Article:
What is Encomienda?

    It was a labor system devised by the monarchy, plus political and merchant class of Spain upon conquest. The conquerors retained the right to use the native population that was conquered as subjects of the Spanish monarch. First used against Muslim populations conquered under Spanish authority, it was used extensively in Spanish colonization of the New World.

    The economienda was granted to a specific person, who could then subjugate the indigenous population as a mechanism to gain wealth through various activities; i.e. mining, agriculture, etc. It became a form of communal slavery, somewhat run by the indigenous community by a forced system in exchange for protection from other tribes, as well as the teaching of Christianity and Spanish.

    The formal encomienda system began with the appointed Royal Governor after Christopher Columbus was ousted, Fray Nicolas de Ovando, and the formal granting of encomiendas in 1503. It continued until 1542.

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    What the Bishop of Chiapas Would Later Write

    From the Brief Account of the Destruction of the Indies (1544/1552) - "In this Isle (Hispaniola), which, as we have said, the Spaniards first attempted, the bloody slaughter and destruction of Men first began: for they violently forced away Women and Children to make them Slaves, and ill-treated them, consuming and wasting their Food, which they had purchased with great sweat, toil, and yet remained dissatisfied too, which every one according to his strength and ability, and that was very inconsiderable (for they provided no other Food than what was absolutely necessary to support Nature without superfluity, freely bestow'd on them, and one individual Spaniard consumed more Victuals in one day, than would serve to maintain Three Families a Month, every one consisting of Ten Persons. Now being oppressed by such evil usage, and afflicted with such greate Torments and violent Entertainment they began to understand that such Men as those had not their Mission from Heaven; and therefore some of them conceal'd their Provisions and others to their Wives and Children in lurking holes, but some, to avoid the obdurate and dreadful temper of such a Nation, sought their Refuge on the craggy tops of Mountains; for the Spaniards did not only entertain them with Cuffs, Blows, and wicked Cudgelling, but laid violent hands also on the Governours of Cities; and this arriv'd at length to that height of Temerity and Impudence, that a certain Captain was so audacious as abuse the Consort of the most puissant King of the whole Isle. From which time they began to consider by what wayes and means they might expel the Spaniards out of their Countrey, and immediately took up Arms. But, good God, what Arms, do you imagin? Namely such, both Offensive and Defensive, as resemble Reeds wherewith Boys sport with one another, more than Manly Arms and Weapons."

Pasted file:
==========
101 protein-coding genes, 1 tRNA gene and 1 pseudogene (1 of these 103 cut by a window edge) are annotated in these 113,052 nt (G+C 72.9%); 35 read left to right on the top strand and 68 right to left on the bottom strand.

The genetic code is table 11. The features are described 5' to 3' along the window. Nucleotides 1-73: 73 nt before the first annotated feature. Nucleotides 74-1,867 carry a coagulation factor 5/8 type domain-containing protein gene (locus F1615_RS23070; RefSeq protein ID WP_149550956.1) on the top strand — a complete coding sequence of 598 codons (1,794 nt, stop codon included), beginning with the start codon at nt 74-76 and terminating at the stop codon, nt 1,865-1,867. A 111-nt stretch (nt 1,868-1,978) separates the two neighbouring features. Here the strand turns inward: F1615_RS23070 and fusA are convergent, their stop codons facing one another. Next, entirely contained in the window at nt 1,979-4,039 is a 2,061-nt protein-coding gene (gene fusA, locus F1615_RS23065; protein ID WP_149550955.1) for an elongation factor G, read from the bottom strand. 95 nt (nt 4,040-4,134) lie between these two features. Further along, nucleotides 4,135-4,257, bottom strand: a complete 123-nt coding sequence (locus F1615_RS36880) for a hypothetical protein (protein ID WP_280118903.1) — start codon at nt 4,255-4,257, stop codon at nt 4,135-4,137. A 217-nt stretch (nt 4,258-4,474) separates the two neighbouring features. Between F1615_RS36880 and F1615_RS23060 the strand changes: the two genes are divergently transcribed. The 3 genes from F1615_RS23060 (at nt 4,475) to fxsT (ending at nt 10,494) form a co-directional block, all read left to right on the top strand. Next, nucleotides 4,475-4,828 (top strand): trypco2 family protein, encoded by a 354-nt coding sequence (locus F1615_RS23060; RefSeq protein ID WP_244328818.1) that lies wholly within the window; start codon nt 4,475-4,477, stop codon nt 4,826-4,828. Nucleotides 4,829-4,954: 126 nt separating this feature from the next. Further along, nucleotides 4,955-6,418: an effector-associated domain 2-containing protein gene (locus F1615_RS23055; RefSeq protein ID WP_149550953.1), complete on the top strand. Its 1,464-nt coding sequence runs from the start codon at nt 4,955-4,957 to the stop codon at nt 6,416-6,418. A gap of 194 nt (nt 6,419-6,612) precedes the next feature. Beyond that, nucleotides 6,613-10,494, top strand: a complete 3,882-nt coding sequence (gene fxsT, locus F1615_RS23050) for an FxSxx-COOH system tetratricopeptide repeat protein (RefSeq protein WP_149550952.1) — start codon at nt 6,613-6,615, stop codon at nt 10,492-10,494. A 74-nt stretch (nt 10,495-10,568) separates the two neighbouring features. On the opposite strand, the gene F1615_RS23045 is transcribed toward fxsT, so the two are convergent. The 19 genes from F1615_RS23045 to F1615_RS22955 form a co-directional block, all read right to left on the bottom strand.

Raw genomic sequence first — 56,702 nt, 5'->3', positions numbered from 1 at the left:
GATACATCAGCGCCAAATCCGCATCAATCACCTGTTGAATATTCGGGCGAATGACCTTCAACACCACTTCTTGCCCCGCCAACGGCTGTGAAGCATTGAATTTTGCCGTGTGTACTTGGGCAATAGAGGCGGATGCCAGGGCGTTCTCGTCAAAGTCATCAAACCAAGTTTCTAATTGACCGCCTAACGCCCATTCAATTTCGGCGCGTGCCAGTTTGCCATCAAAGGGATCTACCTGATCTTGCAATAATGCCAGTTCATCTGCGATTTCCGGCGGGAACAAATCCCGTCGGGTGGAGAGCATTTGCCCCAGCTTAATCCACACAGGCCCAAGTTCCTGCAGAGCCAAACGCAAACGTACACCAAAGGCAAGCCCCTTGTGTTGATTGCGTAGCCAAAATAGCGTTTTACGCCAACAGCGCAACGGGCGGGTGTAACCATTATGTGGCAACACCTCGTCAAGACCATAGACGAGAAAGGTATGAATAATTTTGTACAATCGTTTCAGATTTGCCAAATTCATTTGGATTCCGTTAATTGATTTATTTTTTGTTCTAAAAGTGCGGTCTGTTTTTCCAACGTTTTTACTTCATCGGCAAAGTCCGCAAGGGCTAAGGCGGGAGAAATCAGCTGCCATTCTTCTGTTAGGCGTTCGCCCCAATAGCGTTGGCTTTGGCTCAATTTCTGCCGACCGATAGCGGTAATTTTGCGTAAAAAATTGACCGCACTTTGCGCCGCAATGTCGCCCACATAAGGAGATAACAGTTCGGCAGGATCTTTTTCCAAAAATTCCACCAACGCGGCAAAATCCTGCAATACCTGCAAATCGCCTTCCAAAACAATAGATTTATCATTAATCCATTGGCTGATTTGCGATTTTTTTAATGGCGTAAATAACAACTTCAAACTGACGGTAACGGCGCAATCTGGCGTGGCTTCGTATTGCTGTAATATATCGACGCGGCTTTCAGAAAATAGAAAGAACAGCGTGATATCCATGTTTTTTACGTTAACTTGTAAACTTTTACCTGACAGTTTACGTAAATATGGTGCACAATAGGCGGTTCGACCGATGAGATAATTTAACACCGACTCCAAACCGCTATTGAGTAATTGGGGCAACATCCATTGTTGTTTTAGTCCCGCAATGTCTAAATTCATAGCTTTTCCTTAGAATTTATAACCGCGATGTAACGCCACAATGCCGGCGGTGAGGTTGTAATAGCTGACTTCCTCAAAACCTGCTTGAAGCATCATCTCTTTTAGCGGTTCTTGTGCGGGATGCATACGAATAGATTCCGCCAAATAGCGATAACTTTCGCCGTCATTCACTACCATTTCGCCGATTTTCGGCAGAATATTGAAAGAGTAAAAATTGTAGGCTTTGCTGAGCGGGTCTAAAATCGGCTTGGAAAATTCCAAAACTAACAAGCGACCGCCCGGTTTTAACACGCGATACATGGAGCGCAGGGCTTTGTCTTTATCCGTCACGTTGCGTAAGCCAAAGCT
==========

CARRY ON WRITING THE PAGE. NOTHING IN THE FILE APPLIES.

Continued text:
Image above: Bishop of Chiapas, Bartolomé de Las Casas, 16th Century, Unknown Painter. Courtesy Wikipedia Commons via the General Archives of the Indies. Photo below: Depiction of a Taino Village, 2005, Michael Zalewski. Courtesy Wikipedia Commons. Source info: Brief Account of the Destruction of the Indies, Bartolome de las Cases, 1544/1552, Project Gutenberg; Wikipedia; Bartolomé de las Casas: A Brief Outline of His Life and Labor," David Orique, lascasas.org.

    Taino Village